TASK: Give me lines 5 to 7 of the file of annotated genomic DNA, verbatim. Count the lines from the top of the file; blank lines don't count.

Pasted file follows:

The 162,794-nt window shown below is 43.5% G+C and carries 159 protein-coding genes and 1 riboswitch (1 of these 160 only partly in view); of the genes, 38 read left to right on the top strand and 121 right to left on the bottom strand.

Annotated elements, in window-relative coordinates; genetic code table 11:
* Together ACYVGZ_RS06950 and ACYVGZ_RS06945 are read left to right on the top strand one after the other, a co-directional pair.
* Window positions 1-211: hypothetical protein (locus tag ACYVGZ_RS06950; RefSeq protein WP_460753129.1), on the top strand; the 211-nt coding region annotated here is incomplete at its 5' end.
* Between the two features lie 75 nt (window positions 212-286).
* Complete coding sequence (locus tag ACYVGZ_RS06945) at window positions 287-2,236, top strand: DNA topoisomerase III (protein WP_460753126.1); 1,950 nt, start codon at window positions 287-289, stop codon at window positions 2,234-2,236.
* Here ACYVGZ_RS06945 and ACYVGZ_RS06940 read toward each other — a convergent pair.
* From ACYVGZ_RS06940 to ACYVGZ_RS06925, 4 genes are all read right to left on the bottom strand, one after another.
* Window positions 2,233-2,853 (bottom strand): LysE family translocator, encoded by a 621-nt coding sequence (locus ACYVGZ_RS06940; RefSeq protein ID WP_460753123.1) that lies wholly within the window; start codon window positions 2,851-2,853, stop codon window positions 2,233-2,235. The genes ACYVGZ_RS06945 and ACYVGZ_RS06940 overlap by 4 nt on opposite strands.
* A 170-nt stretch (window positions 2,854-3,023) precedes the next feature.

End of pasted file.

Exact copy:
* Between the two features lie 75 nt (window positions 212-286).
* Complete coding sequence (locus tag ACYVGZ_RS06945) at window positions 287-2,236, top strand: DNA topoisomerase III (protein WP_460753126.1); 1,950 nt, start codon at window positions 287-289, stop codon at window positions 2,234-2,236.
* Here ACYVGZ_RS06945 and ACYVGZ_RS06940 read toward each other — a convergent pair.